In 1793, during the 13-month Reign of Terror, the square was renamed the Place de la Revolution. A whopping 1119 persons  including Louis XVI, whose father had built Concorde, faced the guillotine's sharp blade. Other notable victims were Marie Antoinette, Madame du Barry, Robespierre,
Charlotte Corday, and French Revolutionary leader Georges Danton.  In 1795, the name of the place was changed to Place de la Concorde, meaning harmony or peace.Of the 2,498 persons executed by the guillotine in Paris during the Revolution, 1,119 were executed on the Place de la Concorde, 73 on Place de la Bastille and 1,306 on Place de la Nation.During the Revolution, the guillotine was continuously moved around Paris. It was first used on the Place de Grève and then the Place du Carrousel (near the Tuileries). It was then moved to the Place de la Révolution (currently the Place de la Concorde) from May 11, 1793 to June 9, 1794. It was then removed from the center of the city to the Place de la Bastille and then the Place du Trône-Renversé (currently Nation).Dr. Joseph-Ignaceus Guillotin, who devised  the Guillotine ,  forced lawmakers to pass a law requiring using this fast  tool for beheading . Until then,  people had to face “painful” deaths  for their crimes  . They were  defaced , hanged, lashed,  stoned, beaten  or crucified .

Circling the Place de la Concorde are groups of statues and figures that form an octagon. At each corner of the octagon one can see eight stone monuments representing eight  French cities namely,  Bordeaux, Brest, Lille, Lyon  Marseilles, Nantes, Rouen and Strasbourg.

The latest addition to the Place de la Concorde is the Big Wheel, a 65-meter observation wheel that offers spectacular views over the City of Light. The attraction was first installed in 2000. It features 42 pods and rotates slowly to give visitors enough time to soak in the beautiful scenery beneath them. The wheel is set up in perfect alignment with the Arc de Triomphe on the other end of the Champs-Elysées.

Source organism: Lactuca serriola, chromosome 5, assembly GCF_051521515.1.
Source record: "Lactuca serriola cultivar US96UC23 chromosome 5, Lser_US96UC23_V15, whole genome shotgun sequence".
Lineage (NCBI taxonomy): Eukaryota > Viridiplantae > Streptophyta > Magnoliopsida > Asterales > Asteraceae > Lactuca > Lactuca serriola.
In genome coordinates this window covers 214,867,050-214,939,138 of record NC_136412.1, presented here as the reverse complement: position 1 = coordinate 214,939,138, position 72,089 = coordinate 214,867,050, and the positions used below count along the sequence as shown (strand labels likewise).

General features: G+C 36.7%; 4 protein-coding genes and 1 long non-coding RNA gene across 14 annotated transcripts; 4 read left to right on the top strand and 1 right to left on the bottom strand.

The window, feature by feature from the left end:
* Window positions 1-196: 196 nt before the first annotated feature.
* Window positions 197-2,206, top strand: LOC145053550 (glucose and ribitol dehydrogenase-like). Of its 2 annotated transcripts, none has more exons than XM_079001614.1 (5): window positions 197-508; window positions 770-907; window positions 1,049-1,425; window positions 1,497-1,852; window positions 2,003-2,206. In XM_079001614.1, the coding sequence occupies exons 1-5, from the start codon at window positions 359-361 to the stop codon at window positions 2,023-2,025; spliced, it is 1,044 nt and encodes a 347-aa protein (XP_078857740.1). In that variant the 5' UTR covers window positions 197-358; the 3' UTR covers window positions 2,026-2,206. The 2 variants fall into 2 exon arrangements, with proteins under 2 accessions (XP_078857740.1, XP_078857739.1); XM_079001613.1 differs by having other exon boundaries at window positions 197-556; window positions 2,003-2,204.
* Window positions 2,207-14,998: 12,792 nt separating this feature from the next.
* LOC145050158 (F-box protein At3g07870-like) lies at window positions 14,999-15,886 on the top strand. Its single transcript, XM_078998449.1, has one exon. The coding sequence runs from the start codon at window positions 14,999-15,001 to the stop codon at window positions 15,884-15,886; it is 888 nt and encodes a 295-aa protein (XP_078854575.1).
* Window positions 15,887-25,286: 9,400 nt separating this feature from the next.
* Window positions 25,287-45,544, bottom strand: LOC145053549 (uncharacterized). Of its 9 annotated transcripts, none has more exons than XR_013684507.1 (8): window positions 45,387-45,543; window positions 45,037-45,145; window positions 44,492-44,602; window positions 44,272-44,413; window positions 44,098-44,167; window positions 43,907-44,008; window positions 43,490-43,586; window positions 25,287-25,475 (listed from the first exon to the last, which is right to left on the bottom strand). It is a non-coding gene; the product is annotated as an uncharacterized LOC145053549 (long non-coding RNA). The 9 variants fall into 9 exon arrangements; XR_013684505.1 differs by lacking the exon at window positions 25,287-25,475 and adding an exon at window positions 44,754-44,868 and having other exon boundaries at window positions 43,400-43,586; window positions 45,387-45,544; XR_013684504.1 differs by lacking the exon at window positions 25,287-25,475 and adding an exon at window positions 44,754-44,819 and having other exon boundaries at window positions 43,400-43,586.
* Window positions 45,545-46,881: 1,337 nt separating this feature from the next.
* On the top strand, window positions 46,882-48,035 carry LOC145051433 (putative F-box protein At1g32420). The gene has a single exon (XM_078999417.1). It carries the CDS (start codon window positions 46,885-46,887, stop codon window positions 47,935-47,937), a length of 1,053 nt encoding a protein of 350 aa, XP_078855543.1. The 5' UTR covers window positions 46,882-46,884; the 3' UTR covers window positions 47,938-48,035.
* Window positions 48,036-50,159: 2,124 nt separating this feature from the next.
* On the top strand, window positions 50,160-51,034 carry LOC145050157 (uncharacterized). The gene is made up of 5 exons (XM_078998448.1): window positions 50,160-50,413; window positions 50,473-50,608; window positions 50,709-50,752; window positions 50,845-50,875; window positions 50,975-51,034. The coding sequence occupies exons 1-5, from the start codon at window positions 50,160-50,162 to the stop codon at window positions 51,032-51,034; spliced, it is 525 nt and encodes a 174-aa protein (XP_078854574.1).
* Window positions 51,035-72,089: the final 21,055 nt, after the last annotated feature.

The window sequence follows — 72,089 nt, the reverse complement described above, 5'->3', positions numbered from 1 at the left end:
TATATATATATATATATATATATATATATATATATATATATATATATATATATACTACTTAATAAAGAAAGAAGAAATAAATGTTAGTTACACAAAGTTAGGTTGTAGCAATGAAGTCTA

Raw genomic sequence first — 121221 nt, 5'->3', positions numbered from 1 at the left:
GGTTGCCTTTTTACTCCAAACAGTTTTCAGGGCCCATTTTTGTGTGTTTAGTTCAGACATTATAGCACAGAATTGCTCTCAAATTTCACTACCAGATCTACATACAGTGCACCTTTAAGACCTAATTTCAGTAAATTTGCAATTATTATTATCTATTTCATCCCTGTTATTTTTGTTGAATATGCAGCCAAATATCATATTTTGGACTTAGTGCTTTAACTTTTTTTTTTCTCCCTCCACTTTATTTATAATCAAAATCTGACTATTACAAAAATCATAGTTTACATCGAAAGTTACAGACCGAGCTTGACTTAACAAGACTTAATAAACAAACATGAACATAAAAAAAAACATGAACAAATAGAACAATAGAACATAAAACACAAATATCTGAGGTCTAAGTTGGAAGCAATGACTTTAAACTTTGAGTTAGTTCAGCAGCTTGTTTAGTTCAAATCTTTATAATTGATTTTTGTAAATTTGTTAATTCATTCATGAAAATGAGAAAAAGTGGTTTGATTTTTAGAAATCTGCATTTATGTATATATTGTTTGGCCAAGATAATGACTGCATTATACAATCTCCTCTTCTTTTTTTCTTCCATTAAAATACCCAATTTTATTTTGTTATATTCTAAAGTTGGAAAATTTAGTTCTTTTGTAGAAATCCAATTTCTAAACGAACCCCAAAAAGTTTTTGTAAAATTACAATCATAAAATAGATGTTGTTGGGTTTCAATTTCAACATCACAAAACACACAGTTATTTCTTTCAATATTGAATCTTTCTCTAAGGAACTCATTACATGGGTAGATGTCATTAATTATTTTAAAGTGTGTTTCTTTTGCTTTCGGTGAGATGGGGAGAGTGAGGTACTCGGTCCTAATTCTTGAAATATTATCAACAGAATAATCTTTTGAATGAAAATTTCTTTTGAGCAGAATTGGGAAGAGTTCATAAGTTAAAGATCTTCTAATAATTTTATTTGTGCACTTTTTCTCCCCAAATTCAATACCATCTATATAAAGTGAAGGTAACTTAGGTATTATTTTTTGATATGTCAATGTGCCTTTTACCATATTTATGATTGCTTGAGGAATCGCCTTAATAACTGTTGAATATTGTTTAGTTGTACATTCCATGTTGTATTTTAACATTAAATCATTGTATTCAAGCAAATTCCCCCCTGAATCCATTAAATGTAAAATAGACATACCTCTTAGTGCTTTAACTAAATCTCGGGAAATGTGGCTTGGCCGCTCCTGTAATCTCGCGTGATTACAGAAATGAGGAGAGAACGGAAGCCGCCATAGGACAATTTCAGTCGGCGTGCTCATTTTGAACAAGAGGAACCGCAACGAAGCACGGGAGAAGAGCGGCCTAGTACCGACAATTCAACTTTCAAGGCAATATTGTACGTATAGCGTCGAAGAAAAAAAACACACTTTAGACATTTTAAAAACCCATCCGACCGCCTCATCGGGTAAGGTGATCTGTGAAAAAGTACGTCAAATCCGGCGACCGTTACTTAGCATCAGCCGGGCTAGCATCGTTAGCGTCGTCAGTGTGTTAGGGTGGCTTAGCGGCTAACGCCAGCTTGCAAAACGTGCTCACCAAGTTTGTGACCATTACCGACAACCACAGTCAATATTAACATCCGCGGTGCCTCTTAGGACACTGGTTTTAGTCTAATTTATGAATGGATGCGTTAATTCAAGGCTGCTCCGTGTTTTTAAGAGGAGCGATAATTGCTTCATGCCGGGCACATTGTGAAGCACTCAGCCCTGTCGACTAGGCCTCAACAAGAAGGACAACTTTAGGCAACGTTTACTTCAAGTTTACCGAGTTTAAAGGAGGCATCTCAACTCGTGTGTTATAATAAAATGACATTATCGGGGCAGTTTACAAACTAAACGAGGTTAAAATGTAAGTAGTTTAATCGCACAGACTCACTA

Apart from the notorious Guillotine, Place de la Concorde has been in new quite often. In

On May 30, 1770  the firework display to celebrate the marriage of the future Louis XVI and the Austrian princess Marie Antoinette went wrong. 132 people died and were buried in the nearby Madeleine cemetery.

In the 1830 July Revolution there were several exchanges of fire in the square between the insurrectionaries and troops still loyal to Charles X. When Charles fled and the constitutional monarchists who had seized power passed the crown on to Louis Philippe, the Duke of Orleans, the square’s name went back to Place de la Concorde.

The square saw  bloodshed on February 6 1934. Some 20 were killed and 2,300 wounded as far-right demonstrations attempted to seize the National Assembly. The left’s reaction to this evidence of the growing strength of French  right wing politics  was to hold counter-demonstrations and to build Left Unity between the divided trade unionists and between Communists and Socialists.

In 1968 the square saw a massive demonstration by the right in support of De Gaulle on May 30. This effectively turned the political tide against the left.

The right used the Place de la Concorde again, on May 7 1995 and on May 6 2007 to celebrate the presidential election victories of first Chirac and then Sarkozy.

( Avtar Mota )

Creative Commons License
CHINAR SHADE by Autarmota is licensed under a Creative Commons Attribution-Noncommercial-No Derivative Works 2.5 India License.
Based on a work at http:\\\.

No comments:

Post a Comment

Note: Only a member of this blog may post a comment.